The present terminus of the railway is near Muishondfontein, forty-six miles from the port and 1,600 feet above the sea. The question of its further extension of ten or twelve miles to near Kookfontein or Steinkopf Mission Station is now being considered by the directors. The difficulty is the mountain ridge; but a ruling gradient of one in twenty for about two miles will carry the line over the worst part, and from this point to the mines, no serious obstacle exists. Kookfontein Mission Station is about 2,850 feet and O'okiep Mine is about 3,000 feet above sea level.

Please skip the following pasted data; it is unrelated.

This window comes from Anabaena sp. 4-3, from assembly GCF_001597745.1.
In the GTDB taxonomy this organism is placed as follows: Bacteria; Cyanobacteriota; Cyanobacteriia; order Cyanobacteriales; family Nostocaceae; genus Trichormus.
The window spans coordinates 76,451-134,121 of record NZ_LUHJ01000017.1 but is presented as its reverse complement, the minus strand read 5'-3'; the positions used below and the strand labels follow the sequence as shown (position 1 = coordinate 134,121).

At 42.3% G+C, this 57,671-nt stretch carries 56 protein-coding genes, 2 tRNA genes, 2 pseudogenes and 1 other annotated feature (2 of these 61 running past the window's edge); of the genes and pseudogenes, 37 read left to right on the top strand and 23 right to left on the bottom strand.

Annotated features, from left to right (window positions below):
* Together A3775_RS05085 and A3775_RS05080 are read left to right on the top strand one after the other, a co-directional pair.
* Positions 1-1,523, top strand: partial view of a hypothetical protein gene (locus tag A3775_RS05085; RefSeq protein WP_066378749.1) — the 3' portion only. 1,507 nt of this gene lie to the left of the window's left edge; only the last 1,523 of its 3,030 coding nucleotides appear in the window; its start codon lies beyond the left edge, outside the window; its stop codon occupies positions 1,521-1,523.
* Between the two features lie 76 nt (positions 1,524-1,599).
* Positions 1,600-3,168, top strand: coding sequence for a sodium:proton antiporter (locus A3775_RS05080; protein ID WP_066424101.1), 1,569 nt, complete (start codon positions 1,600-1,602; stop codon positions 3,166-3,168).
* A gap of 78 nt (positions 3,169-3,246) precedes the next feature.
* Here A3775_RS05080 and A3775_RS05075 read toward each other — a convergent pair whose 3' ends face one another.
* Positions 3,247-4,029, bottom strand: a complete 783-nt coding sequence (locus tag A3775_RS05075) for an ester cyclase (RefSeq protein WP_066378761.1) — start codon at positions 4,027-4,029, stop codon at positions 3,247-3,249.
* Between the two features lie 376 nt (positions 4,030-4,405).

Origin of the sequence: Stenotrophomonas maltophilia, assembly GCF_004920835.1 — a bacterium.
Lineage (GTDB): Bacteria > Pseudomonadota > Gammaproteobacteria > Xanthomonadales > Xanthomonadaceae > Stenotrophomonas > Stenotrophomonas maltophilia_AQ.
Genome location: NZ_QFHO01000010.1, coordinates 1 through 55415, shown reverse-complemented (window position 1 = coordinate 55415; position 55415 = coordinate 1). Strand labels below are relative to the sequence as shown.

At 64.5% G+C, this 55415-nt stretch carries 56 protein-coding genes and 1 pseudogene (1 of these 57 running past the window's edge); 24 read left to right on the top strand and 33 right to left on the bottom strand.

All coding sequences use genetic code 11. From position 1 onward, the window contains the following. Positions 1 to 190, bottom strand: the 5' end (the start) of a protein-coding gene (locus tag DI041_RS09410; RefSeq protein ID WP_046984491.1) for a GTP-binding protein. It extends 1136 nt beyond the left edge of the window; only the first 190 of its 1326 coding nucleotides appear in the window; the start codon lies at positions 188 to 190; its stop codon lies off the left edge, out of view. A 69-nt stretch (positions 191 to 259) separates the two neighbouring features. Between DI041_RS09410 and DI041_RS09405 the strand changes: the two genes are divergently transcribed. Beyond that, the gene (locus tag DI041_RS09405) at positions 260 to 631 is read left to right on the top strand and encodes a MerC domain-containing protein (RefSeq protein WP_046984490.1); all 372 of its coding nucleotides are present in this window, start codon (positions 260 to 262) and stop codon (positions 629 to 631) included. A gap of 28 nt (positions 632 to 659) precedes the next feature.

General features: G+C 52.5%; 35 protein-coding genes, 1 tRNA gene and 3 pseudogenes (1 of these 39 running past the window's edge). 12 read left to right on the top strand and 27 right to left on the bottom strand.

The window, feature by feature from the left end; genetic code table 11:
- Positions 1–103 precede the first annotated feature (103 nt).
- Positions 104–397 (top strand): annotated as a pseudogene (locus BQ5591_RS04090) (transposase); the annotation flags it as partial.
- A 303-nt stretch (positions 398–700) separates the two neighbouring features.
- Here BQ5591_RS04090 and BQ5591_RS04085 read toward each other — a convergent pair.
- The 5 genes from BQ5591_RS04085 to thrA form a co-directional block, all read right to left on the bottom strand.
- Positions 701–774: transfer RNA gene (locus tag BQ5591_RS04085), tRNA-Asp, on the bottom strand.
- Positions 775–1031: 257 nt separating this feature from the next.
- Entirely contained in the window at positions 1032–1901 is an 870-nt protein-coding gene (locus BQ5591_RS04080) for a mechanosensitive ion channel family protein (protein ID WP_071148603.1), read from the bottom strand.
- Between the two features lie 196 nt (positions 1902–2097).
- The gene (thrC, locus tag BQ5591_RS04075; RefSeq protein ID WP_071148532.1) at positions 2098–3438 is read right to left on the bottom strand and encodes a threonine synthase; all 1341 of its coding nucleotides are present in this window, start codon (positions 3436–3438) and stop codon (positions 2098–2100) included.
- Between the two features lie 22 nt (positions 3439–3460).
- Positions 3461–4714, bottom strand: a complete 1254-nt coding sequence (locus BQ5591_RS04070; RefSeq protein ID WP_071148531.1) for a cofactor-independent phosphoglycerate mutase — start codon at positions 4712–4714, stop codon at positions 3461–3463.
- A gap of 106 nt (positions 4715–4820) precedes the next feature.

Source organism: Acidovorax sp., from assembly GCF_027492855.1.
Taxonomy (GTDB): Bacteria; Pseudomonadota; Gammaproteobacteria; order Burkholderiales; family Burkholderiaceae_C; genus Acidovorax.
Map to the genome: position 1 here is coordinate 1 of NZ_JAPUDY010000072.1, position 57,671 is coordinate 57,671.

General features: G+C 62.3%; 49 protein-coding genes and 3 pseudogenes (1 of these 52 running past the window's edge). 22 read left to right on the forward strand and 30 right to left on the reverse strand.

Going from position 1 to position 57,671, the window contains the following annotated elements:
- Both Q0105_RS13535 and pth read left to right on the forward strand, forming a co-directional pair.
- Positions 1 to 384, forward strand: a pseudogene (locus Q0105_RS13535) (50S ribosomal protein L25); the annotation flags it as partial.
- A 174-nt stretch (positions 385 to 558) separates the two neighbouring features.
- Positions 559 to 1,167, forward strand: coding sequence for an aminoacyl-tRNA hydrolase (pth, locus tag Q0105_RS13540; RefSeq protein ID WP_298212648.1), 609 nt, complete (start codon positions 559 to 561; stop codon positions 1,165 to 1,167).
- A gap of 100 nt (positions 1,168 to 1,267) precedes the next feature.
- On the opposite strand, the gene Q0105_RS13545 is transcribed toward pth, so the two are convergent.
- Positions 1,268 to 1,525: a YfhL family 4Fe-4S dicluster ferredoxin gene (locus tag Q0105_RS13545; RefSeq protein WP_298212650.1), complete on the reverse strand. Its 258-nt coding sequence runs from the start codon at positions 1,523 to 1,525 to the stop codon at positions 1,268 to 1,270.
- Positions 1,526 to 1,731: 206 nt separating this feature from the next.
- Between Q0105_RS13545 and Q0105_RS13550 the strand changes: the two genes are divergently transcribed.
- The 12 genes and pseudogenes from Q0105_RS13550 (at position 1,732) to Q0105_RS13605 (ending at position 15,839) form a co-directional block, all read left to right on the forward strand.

Rivers are said to have existed, and places are pointed out, as Kama River and Oograbies River, but no appearances, except at the two points mentioned, where the soil is firm, indicate that water has flowed along them for very many years. The upper and lower portions of the line are of a different character. The lower portions, as far as twenty-two miles, are very curved, there being but five miles in the aggregate of straight in the length, and the surface is in many parts undulating, arising from the character of the ground and the frequent occurrence of sand-hills. From the twenty-second mile to its terminus, the direction is more decided, having runs of perfectly straight line from two miles to six miles in length.